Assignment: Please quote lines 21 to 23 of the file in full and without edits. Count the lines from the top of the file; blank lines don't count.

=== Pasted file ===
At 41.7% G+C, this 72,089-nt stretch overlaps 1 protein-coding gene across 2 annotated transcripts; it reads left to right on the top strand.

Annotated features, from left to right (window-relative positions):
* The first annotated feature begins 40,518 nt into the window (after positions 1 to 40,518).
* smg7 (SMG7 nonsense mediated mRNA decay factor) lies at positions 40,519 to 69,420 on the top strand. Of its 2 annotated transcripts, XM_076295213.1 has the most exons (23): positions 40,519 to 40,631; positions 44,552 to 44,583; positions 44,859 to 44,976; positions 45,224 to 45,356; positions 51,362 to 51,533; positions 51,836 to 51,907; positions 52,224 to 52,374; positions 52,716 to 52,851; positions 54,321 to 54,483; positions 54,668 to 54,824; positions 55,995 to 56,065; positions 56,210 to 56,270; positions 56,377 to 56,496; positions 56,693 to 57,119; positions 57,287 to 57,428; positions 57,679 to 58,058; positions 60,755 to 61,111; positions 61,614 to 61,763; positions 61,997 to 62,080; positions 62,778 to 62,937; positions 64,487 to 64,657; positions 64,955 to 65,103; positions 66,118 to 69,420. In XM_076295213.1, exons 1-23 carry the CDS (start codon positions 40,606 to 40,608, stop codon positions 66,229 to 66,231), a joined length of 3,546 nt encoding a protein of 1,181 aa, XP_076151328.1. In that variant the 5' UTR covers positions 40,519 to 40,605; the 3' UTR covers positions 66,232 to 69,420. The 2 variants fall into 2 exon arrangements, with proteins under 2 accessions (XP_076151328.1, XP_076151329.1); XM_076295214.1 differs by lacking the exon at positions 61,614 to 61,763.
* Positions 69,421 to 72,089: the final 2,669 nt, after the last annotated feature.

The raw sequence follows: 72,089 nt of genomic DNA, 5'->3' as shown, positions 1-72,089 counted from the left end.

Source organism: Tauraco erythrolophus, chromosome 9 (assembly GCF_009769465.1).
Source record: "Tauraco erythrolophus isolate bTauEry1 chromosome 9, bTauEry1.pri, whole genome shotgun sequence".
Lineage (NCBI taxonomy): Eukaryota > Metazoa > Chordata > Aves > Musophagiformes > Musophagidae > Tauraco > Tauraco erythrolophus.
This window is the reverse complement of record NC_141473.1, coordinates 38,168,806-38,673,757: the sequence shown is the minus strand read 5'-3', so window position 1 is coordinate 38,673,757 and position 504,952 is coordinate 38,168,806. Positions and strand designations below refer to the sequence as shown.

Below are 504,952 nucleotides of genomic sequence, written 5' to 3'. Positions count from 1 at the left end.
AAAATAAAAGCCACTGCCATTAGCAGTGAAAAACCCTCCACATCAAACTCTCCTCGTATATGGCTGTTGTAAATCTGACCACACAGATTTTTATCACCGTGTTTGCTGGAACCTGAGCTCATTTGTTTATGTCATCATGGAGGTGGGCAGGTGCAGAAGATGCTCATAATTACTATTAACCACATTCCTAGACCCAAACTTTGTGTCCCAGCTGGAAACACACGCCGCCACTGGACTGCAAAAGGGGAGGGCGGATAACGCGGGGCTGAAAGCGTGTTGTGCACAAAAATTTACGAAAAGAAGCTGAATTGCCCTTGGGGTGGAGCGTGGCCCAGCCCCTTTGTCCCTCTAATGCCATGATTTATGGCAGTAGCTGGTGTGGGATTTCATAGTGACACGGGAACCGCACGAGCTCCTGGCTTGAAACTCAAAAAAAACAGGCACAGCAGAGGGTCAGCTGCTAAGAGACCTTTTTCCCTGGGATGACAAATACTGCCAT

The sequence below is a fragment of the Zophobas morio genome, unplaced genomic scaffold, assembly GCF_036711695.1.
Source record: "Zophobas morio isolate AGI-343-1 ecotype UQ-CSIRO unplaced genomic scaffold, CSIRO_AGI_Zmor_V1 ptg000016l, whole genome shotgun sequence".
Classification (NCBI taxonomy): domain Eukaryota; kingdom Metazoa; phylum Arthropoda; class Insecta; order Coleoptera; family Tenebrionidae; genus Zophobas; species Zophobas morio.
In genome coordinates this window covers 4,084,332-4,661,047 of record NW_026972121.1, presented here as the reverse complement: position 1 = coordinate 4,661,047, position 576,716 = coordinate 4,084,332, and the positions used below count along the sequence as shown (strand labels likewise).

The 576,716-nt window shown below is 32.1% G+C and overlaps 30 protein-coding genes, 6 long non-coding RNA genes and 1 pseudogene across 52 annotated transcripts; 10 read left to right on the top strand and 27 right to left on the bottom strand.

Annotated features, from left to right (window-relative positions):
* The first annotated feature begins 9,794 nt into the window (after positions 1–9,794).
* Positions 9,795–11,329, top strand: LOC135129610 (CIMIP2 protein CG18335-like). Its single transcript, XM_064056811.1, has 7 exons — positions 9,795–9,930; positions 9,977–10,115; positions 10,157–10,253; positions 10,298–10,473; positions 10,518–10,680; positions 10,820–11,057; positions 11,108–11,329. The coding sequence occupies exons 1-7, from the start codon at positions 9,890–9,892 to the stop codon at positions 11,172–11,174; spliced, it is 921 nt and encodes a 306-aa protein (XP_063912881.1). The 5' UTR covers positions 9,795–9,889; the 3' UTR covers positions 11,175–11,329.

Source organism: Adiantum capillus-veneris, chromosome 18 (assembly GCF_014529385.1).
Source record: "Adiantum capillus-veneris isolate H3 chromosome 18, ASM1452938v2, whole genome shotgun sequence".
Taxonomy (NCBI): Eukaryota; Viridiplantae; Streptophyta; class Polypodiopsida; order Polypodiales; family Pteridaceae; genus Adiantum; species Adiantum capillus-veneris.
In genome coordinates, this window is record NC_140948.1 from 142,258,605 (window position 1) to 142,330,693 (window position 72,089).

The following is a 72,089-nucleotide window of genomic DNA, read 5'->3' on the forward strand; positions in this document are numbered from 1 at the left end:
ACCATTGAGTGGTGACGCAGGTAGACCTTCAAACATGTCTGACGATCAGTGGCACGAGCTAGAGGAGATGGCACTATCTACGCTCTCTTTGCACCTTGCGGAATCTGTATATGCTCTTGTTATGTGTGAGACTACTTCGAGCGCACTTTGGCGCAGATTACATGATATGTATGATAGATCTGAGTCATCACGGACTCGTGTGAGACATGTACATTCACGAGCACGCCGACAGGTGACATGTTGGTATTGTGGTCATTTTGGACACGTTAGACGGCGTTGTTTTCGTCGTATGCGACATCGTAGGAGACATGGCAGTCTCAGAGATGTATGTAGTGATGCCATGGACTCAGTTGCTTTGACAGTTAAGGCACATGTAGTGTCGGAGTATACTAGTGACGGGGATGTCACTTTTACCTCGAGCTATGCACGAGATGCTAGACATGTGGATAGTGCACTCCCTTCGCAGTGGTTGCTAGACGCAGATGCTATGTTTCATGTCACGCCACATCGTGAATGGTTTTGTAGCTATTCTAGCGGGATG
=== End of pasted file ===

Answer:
Source organism: Adiantum capillus-veneris, chromosome 18 (assembly GCF_014529385.1).
Source record: "Adiantum capillus-veneris isolate H3 chromosome 18, ASM1452938v2, whole genome shotgun sequence".
Taxonomy (NCBI): Eukaryota; Viridiplantae; Streptophyta; class Polypodiopsida; order Polypodiales; family Pteridaceae; genus Adiantum; species Adiantum capillus-veneris.